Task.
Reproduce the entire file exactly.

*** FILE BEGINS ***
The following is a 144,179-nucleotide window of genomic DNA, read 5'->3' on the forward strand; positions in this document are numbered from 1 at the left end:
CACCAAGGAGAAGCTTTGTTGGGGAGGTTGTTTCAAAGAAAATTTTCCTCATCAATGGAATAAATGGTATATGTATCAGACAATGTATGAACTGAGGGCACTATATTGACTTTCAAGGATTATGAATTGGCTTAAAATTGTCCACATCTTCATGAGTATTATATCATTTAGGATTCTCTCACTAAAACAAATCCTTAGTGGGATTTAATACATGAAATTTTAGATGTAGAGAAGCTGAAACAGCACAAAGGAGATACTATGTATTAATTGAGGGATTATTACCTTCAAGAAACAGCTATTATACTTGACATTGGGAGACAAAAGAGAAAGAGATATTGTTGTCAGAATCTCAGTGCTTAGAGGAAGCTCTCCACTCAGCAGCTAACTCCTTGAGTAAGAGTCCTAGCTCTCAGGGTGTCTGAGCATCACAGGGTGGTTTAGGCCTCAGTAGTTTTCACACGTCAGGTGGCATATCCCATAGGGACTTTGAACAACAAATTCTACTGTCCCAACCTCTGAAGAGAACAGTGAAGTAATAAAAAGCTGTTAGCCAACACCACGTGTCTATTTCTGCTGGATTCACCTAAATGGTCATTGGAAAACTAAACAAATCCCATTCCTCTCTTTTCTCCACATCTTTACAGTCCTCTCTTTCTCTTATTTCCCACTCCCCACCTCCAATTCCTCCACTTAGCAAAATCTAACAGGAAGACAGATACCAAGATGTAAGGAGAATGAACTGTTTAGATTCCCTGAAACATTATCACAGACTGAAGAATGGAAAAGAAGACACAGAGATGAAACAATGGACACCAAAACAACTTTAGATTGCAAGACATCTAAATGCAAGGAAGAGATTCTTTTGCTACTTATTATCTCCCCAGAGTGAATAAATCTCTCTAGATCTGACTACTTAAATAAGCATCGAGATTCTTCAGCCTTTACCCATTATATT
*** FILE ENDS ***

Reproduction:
The following is a 144,179-nucleotide window of genomic DNA, read 5'->3' on the forward strand; positions in this document are numbered from 1 at the left end:
CACCAAGGAGAAGCTTTGTTGGGGAGGTTGTTTCAAAGAAAATTTTCCTCATCAATGGAATAAATGGTATATGTATCAGACAATGTATGAACTGAGGGCACTATATTGACTTTCAAGGATTATGAATTGGCTTAAAATTGTCCACATCTTCATGAGTATTATATCATTTAGGATTCTCTCACTAAAACAAATCCTTAGTGGGATTTAATACATGAAATTTTAGATGTAGAGAAGCTGAAACAGCACAAAGGAGATACTATGTATTAATTGAGGGATTATTACCTTCAAGAAACAGCTATTATACTTGACATTGGGAGACAAAAGAGAAAGAGATATTGTTGTCAGAATCTCAGTGCTTAGAGGAAGCTCTCCACTCAGCAGCTAACTCCTTGAGTAAGAGTCCTAGCTCTCAGGGTGTCTGAGCATCACAGGGTGGTTTAGGCCTCAGTAGTTTTCACACGTCAGGTGGCATATCCCATAGGGACTTTGAACAACAAATTCTACTGTCCCAACCTCTGAAGAGAACAGTGAAGTAATAAAAAGCTGTTAGCCAACACCACGTGTCTATTTCTGCTGGATTCACCTAAATGGTCATTGGAAAACTAAACAAATCCCATTCCTCTCTTTTCTCCACATCTTTACAGTCCTCTCTTTCTCTTATTTCCCACTCCCCACCTCCAATTCCTCCACTTAGCAAAATCTAACAGGAAGACAGATACCAAGATGTAAGGAGAATGAACTGTTTAGATTCCCTGAAACATTATCACAGACTGAAGAATGGAAAAGAAGACACAGAGATGAAACAATGGACACCAAAACAACTTTAGATTGCAAGACATCTAAATGCAAGGAAGAGATTCTTTTGCTACTTATTATCTCCCCAGAGTGAATAAATCTCTCTAGATCTGACTACTTAAATAAGCATCGAGATTCTTCAGCCTTTACCCATTATATT